The GM court order, dated Sunday, July 5, not only supports GM's arguments on every major point, but also refutes many of the arguments that could form the basis of possible future appeals.
That clears the way for GM to sell the assets of the restructured company to a new GM, which is majority-owned by the U.S. Treasury Department. The left-behind assets are to be sold off where possible or in any case closed.
In a sad footnote, the "old" GM that is doing the selling off and winding-down is renamed Motors Liquidation Co. The "new" GM hasn't been officially named or renamed yet, but for now it is legally referred to as NGMCO Inc. for "New GM."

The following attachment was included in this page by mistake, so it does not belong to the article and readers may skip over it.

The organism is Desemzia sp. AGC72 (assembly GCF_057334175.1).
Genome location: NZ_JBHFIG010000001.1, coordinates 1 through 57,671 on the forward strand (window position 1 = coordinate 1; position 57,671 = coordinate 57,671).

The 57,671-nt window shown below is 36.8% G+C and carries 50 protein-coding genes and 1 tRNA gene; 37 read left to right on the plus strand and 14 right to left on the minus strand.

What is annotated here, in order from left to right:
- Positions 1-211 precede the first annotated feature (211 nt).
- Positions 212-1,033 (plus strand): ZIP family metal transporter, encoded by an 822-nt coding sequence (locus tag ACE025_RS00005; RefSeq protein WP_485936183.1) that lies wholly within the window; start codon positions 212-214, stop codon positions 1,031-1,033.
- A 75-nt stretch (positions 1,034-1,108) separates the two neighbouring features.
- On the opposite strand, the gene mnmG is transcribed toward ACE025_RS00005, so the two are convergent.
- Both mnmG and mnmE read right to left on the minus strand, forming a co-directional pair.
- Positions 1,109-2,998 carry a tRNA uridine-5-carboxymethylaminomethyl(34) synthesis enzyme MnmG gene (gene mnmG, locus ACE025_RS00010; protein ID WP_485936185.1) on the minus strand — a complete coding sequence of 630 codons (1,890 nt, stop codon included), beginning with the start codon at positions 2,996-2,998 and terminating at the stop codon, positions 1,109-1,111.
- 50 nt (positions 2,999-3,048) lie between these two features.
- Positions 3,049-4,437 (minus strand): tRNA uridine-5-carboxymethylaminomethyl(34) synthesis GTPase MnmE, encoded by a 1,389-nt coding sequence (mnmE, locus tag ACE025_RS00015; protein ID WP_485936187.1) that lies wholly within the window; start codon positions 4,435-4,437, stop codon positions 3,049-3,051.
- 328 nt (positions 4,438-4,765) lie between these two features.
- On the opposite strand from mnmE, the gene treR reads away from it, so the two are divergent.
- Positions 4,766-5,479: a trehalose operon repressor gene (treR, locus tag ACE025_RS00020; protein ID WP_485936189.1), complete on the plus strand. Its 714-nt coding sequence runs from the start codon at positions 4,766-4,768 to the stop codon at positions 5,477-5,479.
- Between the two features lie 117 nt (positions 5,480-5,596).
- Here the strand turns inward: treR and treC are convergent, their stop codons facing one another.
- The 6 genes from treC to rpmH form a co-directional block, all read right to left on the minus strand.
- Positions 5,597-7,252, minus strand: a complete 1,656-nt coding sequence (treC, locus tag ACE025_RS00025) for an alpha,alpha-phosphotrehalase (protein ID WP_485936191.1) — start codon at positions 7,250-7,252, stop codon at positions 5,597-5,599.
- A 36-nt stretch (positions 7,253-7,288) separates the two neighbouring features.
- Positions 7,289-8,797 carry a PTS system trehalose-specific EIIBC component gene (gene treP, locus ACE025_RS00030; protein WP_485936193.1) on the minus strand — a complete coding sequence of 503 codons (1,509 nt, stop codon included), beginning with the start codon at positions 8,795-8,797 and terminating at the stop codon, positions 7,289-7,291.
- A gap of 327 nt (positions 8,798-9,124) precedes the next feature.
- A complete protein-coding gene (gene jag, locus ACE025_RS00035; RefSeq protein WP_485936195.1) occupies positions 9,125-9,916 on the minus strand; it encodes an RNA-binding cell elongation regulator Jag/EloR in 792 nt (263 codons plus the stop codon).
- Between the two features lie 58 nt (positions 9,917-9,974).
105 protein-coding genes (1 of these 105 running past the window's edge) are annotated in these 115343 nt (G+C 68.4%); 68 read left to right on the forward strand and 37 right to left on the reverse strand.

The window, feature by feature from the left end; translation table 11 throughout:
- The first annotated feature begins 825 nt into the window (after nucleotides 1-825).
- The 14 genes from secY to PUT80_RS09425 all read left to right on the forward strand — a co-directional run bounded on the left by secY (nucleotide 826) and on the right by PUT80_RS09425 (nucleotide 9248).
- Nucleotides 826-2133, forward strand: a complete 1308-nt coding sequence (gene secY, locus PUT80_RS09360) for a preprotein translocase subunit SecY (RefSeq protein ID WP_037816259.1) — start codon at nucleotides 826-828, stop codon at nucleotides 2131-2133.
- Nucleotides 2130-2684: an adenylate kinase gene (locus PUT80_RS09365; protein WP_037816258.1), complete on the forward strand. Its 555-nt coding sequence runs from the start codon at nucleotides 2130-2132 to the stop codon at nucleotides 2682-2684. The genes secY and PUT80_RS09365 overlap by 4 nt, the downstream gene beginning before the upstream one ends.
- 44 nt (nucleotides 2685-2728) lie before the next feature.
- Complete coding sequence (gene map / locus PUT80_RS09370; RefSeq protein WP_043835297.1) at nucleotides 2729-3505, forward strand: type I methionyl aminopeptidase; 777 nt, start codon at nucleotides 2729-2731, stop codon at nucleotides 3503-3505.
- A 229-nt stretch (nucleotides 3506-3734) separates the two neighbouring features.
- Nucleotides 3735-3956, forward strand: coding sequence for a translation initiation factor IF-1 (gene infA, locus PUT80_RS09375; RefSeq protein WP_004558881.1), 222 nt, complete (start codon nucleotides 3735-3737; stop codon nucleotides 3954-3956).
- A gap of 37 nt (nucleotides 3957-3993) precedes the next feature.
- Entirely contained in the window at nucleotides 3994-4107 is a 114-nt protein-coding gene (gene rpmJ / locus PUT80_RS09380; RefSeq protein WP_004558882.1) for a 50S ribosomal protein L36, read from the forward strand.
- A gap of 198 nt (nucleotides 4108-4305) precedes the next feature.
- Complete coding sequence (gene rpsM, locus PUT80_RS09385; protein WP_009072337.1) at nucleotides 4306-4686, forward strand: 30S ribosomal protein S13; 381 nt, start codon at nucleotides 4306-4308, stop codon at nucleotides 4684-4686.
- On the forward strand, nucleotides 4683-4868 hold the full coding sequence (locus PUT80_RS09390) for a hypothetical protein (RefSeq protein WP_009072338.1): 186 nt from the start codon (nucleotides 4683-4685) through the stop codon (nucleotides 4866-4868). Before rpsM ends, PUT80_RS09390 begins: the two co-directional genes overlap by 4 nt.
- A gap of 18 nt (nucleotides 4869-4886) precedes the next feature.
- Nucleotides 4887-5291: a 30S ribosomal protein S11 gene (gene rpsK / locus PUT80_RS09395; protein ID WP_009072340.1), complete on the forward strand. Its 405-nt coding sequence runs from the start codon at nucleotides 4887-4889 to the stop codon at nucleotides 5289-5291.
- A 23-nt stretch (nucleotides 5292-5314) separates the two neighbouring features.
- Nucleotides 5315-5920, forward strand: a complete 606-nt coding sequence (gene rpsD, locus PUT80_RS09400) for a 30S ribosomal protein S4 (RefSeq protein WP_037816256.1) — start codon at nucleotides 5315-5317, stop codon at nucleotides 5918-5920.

Yesterday's court order reads as if GM wrote it, and in fact it borrows a lot of the language GM has used throughout the bankruptcy process.
Specifically, Judge Robert E. Gerber ruled that:
- GM "adequately marketed" its assets to be sold; that other interested parties had a "reasonable opportunity" to make a better offer; and that the reorganization as proposed constituted the "highest or otherwise best offer."
- The assets to be sold are "deteriorating assets," which therefore must be sold quickly; that liquidation was "the only alternative" to the proposed sale; and that failure to sell the assets quickly would result in the loss of "hundreds of thousands of auto-related jobs."
- The sale represents the best way to "preserve and maximize" the value of GM's assets.
In a written statement, GM called the order, "another milestone in its reinvention."
Chart: GM data, BNET Autos graphic